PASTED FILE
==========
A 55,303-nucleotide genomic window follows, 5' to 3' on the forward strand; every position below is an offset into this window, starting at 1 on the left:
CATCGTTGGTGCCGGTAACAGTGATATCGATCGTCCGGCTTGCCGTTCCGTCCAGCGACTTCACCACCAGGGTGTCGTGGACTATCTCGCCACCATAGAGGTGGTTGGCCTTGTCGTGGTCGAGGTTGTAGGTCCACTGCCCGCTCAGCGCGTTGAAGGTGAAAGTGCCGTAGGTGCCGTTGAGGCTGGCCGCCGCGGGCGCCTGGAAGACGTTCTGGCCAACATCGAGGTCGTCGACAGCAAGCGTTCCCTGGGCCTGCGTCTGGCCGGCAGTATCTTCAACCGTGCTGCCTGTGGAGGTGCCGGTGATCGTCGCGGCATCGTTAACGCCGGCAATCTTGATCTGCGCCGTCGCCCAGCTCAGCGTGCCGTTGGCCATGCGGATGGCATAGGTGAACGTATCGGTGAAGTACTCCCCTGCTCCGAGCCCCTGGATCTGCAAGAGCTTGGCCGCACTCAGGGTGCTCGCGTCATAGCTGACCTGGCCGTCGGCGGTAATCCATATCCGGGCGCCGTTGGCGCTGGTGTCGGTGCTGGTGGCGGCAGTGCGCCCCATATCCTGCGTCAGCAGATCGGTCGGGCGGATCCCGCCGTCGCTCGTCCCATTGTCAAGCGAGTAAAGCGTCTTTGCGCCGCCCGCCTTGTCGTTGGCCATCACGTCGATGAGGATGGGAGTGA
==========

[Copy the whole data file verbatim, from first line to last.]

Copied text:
A 55,303-nucleotide genomic window follows, 5' to 3' on the forward strand; every position below is an offset into this window, starting at 1 on the left:
CATCGTTGGTGCCGGTAACAGTGATATCGATCGTCCGGCTTGCCGTTCCGTCCAGCGACTTCACCACCAGGGTGTCGTGGACTATCTCGCCACCATAGAGGTGGTTGGCCTTGTCGTGGTCGAGGTTGTAGGTCCACTGCCCGCTCAGCGCGTTGAAGGTGAAAGTGCCGTAGGTGCCGTTGAGGCTGGCCGCCGCGGGCGCCTGGAAGACGTTCTGGCCAACATCGAGGTCGTCGACAGCAAGCGTTCCCTGGGCCTGCGTCTGGCCGGCAGTATCTTCAACCGTGCTGCCTGTGGAGGTGCCGGTGATCGTCGCGGCATCGTTAACGCCGGCAATCTTGATCTGCGCCGTCGCCCAGCTCAGCGTGCCGTTGGCCATGCGGATGGCATAGGTGAACGTATCGGTGAAGTACTCCCCTGCTCCGAGCCCCTGGATCTGCAAGAGCTTGGCCGCACTCAGGGTGCTCGCGTCATAGCTGACCTGGCCGTCGGCGGTAATCCATATCCGGGCGCCGTTGGCGCTGGTGTCGGTGCTGGTGGCGGCAGTGCGCCCCATATCCTGCGTCAGCAGATCGGTCGGGCGGATCCCGCCGTCGCTCGTCCCATTGTCAAGCGAGTAAAGCGTCTTTGCGCCGCCCGCCTTGTCGTTGGCCATCACGTCGATGAGGATGGGAGTGA